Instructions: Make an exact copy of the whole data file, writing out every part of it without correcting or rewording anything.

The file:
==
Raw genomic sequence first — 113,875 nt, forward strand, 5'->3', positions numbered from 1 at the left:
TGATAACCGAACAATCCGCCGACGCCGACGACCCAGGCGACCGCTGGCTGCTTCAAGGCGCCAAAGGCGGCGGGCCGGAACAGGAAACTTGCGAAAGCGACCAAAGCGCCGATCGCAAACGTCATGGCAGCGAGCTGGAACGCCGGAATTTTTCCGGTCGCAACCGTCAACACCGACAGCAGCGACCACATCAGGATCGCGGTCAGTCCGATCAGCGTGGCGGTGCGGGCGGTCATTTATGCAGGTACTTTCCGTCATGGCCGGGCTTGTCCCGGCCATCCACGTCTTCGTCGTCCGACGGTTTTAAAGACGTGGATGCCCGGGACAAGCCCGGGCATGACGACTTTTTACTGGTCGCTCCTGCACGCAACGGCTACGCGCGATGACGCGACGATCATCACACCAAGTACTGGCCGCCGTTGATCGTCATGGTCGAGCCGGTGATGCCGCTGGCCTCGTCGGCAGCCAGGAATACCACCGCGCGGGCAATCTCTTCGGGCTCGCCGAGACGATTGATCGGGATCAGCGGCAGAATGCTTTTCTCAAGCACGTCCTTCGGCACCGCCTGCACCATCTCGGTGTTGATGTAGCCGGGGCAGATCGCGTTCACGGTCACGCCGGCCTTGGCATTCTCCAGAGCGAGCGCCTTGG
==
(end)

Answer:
Raw genomic sequence first — 113,875 nt, forward strand, 5'->3', positions numbered from 1 at the left:
TGATAACCGAACAATCCGCCGACGCCGACGACCCAGGCGACCGCTGGCTGCTTCAAGGCGCCAAAGGCGGCGGGCCGGAACAGGAAACTTGCGAAAGCGACCAAAGCGCCGATCGCAAACGTCATGGCAGCGAGCTGGAACGCCGGAATTTTTCCGGTCGCAACCGTCAACACCGACAGCAGCGACCACATCAGGATCGCGGTCAGTCCGATCAGCGTGGCGGTGCGGGCGGTCATTTATGCAGGTACTTTCCGTCATGGCCGGGCTTGTCCCGGCCATCCACGTCTTCGTCGTCCGACGGTTTTAAAGACGTGGATGCCCGGGACAAGCCCGGGCATGACGACTTTTTACTGGTCGCTCCTGCACGCAACGGCTACGCGCGATGACGCGACGATCATCACACCAAGTACTGGCCGCCGTTGATCGTCATGGTCGAGCCGGTGATGCCGCTGGCCTCGTCGGCAGCCAGGAATACCACCGCGCGGGCAATCTCTTCGGGCTCGCCGAGACGATTGATCGGGATCAGCGGCAGAATGCTTTTCTCAAGCACGTCCTTCGGCACCGCCTGCACCATCTCGGTGTTGATGTAGCCGGGGCAGATCGCGTTCACGGTCACGCCGGCCTTGGCATTCTCCAGAGCGAGCGCCTTGG